When making a sequel, it’s important to cast actors from the previous film in order to connect it to earlier entries. Otherwise you end up with a mess like The Sting 2. Of course, I doubt even Robert Redford or Paul Newman could have saved that film. This is especially true when you’re trying to shift the focus of the series and/or introduce a whole bunch of new characters.
Some actors add a lot of emotional weight to a sequel just by showing up. They inspire feelings of nostalgia and lend credibility to the project they’re a part of. So here are 10 actors whose presence adds gravitas to torch-passing sequels.
Alec Guinness – The Empire Strikes Back
Imagine if Luke Skywalker had met Yoda without first being told by Obi-Wan Kenobi that Yoda was the Jedi Master who had once trained him. It would have lacked any kind of emotional impact. We had learned to trust and respect Obi-Wan in the first Star Wars film, so in The Empire Strikes Back when he tells Luke that he needs to seek out a Jedi who is even more powerful than himself, we (like Luke) expected to find a great warrior. Instead, our expectations were confounded and our understanding of the Force was deepened when we discovered that “size matters not.” Even the smallest creature can possess great power. And this amazing reveal was made possible by a brief appearance by Sir Alec Guinness.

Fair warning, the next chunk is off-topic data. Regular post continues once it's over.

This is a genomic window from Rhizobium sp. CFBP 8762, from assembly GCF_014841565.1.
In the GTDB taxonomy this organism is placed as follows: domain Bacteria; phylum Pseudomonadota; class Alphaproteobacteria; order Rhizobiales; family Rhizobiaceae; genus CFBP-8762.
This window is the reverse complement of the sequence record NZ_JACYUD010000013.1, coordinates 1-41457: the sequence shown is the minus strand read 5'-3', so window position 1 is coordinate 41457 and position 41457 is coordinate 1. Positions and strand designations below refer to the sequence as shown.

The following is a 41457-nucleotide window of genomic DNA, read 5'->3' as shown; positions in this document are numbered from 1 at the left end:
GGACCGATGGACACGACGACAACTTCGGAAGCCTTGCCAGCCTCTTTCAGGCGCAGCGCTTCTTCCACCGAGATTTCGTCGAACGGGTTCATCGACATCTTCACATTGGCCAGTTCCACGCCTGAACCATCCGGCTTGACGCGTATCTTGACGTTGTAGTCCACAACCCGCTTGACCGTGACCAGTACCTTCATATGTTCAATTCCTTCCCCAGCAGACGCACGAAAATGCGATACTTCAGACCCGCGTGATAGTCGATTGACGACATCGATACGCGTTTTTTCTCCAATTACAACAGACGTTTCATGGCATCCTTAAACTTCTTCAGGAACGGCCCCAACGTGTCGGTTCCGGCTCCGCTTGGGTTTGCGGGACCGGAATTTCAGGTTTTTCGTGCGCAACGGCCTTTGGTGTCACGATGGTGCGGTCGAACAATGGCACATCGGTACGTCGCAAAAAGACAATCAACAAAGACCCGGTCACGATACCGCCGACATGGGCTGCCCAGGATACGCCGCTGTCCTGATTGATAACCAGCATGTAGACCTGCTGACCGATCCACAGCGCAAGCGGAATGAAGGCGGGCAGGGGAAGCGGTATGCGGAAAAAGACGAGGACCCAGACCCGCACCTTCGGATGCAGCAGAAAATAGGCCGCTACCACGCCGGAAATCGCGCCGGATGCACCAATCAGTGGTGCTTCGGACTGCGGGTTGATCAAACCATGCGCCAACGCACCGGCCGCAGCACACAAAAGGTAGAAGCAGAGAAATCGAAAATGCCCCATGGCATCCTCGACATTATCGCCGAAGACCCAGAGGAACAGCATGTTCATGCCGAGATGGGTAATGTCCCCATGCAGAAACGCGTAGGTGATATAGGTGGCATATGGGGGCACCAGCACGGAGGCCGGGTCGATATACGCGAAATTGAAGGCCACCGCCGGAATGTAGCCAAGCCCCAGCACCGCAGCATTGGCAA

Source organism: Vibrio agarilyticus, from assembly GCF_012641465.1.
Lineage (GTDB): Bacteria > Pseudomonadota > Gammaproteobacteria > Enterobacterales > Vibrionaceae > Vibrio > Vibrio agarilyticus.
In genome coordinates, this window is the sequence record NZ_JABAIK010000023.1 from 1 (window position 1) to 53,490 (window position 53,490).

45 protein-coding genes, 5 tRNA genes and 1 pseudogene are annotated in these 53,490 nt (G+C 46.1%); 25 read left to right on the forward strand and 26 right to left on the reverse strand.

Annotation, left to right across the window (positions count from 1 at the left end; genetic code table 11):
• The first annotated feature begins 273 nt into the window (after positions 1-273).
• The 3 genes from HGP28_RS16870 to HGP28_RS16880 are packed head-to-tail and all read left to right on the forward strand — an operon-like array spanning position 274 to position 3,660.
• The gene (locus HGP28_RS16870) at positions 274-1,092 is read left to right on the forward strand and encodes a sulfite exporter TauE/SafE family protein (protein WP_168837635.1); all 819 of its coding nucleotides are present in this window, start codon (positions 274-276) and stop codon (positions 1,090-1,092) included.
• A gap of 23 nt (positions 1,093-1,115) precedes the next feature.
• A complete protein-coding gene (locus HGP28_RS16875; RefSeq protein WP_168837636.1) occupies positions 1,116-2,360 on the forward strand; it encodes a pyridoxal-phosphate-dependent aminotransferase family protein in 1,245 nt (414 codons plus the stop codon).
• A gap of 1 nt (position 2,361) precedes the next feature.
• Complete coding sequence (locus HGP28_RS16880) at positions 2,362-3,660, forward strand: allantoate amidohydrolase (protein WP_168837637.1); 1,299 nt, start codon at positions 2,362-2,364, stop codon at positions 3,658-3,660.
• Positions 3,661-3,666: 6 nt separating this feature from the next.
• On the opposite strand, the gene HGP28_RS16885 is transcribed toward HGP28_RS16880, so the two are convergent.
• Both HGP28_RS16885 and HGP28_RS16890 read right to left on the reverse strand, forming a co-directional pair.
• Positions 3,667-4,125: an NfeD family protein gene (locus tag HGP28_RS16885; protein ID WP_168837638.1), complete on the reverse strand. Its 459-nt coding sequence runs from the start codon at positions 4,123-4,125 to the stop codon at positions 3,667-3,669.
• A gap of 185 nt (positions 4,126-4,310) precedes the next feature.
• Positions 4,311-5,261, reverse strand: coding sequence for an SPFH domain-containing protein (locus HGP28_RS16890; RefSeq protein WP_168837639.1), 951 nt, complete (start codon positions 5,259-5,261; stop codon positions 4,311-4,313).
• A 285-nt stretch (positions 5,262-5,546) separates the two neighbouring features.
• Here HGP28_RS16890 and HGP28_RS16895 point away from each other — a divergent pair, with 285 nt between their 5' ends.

Harrison Ford – Star Wars: The Force Awakens
Harrison Ford basically took on the part of Obi-Wan Kenobi in Star Wars: The Force Awakens. He guides a young woman on her journey to learning the ways of the Force and becoming a Jedi. While it’s wonderful to see the other original actors in the roles of Luke Skywalker, Princess Leia, Chewbacca, C3PO, and R2D2, Harrison Ford’s Han Solo completely steals the show whenever he’s on screen. His speech about the adventures of Luke and the mysteries of the Force all being true really hits home because he was always such a skeptic in the original trilogy. His change of heart mirrors the audience’s. The Star Wars films, though some are better than others, have managed to completely win us over. Oh, and Han Solo’s death at the hands of his own son makes this seventh film in the series resonate emotionally.
Heather Langenkamp – New Nightmare
I don’t usually enjoy horror films, but Heather Langenkamp’s portrayal of herself in New Nightmare is such a special treat, I have to make an exception for this 1994 film. The seventh film in the Nightmare on Elm Street series took the series in a whole new direction. The original film’s writer/director Wes Craven returned 10 years after making the original film and penned this meta horror film (which came out before audiences even knew what a meta horror film was supposed to look like). Langenkamp plays herself as a mother who is desperate to keep her son safe from a murderous Freddy Krueger. She pulls it off beautifully. Robert Englund and Wes Craven also give great performances, but it’s Langenkamp who holds the film together and justifies this film’s creation.
James Earl Jones – Patriot Games